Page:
dictatorship, institutional power-sharing, and partition. Dictatorship refers to the regime type that has no competitive election to change its government. Institutional power-sharing refers to the regime type that has “the participation of the representatives of all significant groups in the government in the country” with institutionally guaranteed minimum proportionality of political representation. (Lijphart 1977: 25; Lijphart 1990) 5 Partition is a radically different institutional arrangement for ethnically divided society. It means that the society itself will be cut from an entirety under one political order into two or more societies under separate political orders. Two things need to be pointed out here. The first thing is that both majoritarian democracy and institutional power-sharing have election as mechanism in the national level while the former does not institutionally require minimum proportional representation. Essentially, the former is a system of plurality from the formalistic authorization perspective of representation while the latter is a system of proportional representation from the descriptive correspondence view of representation. (see Pitkin 1967: 43 & 61) The second thing is that there could be actual power- sharing without institutional power-sharing. Take the Burundi Tutsi military dictatorship from 1989 to 1993 for example; it has significant level of actual power-sharing effort for the national governmental cabinet without formal institutional stipulation. (Lemarchand 1998: 131-134) Here are two examples of institutional power-sharing. The first is Netherlands. Power-sharing was institutionalized through proportional representation of in important governance entities such as the Social and Economic Council, High Council of Labor, and Central Secretariat for Agriculture and Horticulture among the four major religious/ideological blocks with strong correlation with five political parties as social organizations. (Lijpart 1968: especially 112-115) Another example is South Africa, both the 1993 interim constitution and the 1996 permanent constitution adopted proportional representation. The former even has guaranteed representation in the executive cabinet and deputy presidency upon 5 percent and 20 percent national vote respectively. (Maphai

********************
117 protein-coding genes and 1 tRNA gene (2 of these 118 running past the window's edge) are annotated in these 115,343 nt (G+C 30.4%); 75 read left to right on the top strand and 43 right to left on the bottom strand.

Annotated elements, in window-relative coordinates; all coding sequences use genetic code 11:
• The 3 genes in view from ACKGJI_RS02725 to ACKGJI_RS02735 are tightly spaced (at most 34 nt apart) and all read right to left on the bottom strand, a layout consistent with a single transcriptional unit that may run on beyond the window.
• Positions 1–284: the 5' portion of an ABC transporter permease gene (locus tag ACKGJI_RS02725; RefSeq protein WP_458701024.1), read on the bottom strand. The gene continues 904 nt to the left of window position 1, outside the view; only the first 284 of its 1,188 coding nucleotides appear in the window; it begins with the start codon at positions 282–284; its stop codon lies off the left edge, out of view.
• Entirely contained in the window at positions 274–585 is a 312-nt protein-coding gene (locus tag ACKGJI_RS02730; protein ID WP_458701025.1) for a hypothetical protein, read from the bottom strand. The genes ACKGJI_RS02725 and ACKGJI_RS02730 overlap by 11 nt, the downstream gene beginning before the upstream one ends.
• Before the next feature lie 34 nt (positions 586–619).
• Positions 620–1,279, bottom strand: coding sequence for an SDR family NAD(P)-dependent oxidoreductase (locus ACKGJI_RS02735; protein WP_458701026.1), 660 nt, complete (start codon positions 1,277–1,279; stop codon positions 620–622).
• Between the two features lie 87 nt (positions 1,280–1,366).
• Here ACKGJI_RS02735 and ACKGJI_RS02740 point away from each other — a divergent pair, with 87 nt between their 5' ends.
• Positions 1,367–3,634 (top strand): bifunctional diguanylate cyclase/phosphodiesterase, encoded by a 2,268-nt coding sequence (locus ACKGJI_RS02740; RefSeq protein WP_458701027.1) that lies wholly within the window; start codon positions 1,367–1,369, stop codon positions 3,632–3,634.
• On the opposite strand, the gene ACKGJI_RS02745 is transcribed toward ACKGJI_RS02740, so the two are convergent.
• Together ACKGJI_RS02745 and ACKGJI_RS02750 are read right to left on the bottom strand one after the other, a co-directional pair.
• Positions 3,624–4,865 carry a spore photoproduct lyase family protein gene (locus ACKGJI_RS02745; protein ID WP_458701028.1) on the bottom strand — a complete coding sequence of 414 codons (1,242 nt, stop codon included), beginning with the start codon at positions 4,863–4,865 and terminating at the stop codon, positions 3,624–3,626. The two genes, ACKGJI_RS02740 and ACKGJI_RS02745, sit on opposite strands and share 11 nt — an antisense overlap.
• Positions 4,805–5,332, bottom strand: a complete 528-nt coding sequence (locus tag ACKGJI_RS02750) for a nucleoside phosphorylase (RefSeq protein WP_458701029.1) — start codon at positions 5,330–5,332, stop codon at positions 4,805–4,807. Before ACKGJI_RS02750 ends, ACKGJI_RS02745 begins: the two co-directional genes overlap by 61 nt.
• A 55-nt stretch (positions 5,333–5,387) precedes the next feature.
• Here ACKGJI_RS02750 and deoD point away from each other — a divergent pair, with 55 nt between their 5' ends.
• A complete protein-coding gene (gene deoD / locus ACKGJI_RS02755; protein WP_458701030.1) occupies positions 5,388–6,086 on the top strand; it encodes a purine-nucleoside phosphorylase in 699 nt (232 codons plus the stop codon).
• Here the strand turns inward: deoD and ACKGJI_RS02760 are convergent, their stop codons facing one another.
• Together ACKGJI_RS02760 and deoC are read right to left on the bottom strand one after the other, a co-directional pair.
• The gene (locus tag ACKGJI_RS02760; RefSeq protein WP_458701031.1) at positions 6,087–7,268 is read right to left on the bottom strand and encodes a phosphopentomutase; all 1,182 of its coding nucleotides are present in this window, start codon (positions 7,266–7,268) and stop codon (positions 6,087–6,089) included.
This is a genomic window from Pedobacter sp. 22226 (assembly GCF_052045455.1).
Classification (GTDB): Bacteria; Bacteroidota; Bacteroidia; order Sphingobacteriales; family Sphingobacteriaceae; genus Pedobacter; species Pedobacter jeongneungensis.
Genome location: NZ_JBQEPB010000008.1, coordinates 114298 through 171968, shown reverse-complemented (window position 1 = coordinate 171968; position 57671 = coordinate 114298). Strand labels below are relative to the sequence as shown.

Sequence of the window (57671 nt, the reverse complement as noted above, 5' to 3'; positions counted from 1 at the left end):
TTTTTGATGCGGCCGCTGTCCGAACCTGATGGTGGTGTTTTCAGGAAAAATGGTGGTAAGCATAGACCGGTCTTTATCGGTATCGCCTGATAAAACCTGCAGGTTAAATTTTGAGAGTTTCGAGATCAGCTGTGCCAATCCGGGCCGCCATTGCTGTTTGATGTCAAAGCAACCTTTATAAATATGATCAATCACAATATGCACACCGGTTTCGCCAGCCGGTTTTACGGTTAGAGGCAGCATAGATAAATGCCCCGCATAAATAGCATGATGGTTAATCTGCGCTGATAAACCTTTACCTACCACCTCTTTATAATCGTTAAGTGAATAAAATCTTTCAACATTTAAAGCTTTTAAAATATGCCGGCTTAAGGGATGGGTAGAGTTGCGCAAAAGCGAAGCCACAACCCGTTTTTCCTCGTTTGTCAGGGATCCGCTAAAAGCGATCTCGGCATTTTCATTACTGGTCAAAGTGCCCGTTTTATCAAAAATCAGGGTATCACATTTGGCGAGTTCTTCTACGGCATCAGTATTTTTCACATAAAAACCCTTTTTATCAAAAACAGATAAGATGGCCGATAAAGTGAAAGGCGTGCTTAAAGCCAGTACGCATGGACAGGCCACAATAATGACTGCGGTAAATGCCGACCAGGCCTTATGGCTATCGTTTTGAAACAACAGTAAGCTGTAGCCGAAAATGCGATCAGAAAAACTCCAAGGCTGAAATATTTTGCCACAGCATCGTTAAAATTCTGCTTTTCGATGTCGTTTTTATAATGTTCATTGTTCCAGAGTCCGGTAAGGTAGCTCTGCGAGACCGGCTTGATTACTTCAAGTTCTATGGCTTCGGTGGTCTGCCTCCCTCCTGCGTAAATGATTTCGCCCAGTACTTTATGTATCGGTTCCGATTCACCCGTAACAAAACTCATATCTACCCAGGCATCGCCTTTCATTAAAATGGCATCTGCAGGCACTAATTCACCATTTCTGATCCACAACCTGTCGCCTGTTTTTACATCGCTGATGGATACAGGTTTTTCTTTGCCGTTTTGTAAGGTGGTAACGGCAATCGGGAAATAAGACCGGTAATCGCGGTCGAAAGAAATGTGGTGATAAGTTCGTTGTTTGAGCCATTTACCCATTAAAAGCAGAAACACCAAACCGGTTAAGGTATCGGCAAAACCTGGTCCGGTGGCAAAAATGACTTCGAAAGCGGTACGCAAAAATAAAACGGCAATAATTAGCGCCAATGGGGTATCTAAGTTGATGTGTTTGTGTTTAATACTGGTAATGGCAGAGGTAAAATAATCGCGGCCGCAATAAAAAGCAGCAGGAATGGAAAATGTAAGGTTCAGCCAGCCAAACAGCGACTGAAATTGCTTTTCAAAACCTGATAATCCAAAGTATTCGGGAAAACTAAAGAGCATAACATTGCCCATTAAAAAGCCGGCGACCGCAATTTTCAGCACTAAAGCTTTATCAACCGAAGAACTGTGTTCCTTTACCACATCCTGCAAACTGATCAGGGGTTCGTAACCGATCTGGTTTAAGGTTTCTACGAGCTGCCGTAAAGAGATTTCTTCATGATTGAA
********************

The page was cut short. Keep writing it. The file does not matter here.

1999)